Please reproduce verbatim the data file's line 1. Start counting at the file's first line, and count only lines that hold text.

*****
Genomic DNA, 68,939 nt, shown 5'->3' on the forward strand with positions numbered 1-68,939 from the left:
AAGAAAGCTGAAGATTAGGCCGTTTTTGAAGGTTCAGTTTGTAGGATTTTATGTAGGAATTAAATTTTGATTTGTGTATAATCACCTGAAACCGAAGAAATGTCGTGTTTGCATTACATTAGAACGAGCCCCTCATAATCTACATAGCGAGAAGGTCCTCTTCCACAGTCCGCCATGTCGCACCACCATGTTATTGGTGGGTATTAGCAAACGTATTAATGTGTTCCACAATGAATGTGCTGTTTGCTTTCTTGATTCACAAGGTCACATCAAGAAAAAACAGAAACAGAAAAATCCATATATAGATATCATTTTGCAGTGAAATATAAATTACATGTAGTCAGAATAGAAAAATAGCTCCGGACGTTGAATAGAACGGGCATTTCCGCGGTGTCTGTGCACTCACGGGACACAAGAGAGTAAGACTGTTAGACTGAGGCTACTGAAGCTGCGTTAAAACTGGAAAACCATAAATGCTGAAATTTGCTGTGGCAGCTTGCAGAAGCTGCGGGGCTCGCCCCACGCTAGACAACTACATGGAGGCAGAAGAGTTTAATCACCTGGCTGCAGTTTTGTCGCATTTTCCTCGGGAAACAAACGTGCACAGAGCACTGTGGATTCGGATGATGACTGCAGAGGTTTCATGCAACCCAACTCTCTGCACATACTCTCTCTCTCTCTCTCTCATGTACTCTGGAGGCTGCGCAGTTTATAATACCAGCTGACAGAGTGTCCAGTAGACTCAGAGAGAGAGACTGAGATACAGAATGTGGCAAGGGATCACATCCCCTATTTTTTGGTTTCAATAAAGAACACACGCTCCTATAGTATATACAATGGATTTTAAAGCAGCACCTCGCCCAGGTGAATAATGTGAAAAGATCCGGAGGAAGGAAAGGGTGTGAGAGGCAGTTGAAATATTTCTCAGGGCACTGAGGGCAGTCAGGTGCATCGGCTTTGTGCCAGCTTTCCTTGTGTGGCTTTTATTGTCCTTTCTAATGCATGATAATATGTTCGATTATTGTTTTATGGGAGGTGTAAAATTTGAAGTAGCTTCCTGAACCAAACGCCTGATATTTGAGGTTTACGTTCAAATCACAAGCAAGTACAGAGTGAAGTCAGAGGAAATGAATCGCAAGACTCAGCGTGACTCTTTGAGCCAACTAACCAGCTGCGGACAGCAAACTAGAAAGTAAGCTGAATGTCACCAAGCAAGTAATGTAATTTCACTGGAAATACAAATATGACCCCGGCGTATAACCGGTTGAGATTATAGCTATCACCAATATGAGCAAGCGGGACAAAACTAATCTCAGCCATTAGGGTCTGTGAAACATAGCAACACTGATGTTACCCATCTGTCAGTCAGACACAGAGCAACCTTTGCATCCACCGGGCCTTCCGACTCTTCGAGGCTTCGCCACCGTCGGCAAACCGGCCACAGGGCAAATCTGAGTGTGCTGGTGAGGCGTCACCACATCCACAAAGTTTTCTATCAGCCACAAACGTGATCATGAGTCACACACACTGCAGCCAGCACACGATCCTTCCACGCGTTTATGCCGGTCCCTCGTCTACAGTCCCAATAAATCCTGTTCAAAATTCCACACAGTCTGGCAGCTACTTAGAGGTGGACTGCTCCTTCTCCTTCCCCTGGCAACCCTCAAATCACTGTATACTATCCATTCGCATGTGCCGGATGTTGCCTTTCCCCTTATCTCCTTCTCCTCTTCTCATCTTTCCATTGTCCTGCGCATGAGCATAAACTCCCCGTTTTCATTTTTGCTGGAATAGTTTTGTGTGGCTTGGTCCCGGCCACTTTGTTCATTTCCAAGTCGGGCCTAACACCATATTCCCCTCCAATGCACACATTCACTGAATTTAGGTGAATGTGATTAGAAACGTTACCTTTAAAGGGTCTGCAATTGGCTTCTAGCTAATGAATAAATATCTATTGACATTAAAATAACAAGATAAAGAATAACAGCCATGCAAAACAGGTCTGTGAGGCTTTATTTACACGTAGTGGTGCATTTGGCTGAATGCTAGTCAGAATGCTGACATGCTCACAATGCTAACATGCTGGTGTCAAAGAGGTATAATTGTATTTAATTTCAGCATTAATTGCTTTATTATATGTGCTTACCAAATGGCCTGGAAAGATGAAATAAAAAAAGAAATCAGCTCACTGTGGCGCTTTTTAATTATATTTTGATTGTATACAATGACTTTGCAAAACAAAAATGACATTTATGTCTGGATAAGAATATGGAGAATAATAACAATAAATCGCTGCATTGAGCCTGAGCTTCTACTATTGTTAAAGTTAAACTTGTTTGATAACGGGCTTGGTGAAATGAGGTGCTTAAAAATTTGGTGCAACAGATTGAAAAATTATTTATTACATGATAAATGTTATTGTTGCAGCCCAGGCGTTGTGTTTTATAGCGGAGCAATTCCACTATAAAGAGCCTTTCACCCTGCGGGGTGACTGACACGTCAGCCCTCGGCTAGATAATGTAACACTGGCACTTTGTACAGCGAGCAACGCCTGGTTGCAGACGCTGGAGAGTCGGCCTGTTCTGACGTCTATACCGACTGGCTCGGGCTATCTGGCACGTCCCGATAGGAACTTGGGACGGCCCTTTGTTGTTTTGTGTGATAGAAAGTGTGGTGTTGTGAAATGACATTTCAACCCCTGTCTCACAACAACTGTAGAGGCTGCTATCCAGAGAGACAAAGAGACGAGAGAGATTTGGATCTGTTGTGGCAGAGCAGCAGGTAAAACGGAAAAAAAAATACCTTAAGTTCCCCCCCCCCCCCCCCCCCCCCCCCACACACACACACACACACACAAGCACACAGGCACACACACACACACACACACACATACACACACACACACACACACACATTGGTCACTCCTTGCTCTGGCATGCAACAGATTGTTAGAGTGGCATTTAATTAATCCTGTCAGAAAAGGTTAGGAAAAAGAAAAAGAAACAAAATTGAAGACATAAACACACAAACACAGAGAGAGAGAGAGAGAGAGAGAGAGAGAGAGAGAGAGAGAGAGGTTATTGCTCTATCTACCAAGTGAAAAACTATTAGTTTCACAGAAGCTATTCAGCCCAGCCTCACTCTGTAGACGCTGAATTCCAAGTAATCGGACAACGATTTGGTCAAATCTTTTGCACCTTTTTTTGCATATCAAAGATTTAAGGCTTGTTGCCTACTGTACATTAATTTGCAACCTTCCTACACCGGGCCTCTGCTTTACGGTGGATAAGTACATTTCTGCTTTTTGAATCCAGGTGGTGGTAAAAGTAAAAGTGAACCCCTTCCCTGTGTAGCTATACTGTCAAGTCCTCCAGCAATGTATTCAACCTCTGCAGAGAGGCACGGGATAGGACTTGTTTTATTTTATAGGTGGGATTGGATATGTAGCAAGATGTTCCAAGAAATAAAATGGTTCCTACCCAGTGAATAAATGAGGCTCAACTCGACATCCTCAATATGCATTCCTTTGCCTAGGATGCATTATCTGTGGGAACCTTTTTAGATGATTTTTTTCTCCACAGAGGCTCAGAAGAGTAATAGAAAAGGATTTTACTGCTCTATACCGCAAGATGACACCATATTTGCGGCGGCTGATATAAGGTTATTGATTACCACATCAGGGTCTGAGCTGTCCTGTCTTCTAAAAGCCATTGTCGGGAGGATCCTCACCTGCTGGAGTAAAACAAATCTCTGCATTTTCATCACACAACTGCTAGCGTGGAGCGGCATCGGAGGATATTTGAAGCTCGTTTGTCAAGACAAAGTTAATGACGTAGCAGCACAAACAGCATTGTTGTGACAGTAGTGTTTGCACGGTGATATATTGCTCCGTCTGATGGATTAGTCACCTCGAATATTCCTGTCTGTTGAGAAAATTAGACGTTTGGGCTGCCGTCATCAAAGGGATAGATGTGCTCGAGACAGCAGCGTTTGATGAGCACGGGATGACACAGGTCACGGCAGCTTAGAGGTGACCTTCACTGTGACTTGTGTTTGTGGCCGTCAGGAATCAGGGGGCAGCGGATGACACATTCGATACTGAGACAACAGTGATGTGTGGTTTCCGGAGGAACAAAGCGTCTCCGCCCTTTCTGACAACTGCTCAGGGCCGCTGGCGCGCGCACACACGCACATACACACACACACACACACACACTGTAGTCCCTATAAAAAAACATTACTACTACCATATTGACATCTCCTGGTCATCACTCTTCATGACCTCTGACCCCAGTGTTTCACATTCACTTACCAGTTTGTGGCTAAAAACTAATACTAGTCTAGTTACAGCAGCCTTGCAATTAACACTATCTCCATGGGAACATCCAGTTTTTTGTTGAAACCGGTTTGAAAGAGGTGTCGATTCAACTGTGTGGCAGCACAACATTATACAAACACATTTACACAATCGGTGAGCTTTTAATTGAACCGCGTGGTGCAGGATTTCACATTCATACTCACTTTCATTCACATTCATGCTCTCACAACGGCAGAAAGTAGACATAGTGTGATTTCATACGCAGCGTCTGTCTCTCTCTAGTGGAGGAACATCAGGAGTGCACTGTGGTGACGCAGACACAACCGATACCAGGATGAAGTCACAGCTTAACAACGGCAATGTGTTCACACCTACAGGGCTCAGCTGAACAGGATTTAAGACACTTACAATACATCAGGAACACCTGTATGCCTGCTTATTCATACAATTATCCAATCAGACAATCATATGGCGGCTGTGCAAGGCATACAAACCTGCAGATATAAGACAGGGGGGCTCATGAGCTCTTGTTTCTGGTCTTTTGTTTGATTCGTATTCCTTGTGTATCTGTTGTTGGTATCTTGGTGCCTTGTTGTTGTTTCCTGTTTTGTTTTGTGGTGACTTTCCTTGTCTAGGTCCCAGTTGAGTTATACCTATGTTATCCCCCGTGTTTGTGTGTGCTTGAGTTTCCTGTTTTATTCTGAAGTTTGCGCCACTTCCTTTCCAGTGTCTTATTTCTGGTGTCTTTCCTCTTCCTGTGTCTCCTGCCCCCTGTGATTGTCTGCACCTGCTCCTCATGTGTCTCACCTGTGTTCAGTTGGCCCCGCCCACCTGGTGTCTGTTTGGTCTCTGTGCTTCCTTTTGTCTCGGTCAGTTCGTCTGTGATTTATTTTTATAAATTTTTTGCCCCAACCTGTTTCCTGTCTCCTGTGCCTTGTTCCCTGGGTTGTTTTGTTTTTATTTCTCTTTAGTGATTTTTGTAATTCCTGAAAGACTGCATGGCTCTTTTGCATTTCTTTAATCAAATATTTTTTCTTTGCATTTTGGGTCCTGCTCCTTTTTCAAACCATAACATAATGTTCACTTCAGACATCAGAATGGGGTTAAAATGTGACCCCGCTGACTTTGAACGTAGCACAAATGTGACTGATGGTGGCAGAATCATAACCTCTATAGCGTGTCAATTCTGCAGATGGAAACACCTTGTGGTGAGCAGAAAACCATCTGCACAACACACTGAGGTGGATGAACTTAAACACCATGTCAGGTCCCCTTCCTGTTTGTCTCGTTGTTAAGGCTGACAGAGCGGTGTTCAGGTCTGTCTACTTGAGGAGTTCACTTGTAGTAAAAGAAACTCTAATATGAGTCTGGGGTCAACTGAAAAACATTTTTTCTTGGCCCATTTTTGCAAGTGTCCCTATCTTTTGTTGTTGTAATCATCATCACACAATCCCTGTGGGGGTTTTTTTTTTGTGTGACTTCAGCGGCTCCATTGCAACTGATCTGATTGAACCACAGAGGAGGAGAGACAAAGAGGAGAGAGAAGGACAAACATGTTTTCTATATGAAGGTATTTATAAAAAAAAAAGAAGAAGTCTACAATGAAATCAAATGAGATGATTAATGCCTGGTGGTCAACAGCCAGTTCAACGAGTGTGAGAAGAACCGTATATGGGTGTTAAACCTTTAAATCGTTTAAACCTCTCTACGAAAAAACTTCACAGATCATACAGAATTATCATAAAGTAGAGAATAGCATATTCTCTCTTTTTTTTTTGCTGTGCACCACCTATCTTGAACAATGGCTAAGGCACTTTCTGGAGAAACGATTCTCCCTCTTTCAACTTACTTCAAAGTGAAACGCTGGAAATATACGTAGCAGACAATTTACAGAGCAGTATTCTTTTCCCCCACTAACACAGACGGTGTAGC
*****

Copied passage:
Genomic DNA, 68,939 nt, shown 5'->3' on the forward strand with positions numbered 1-68,939 from the left: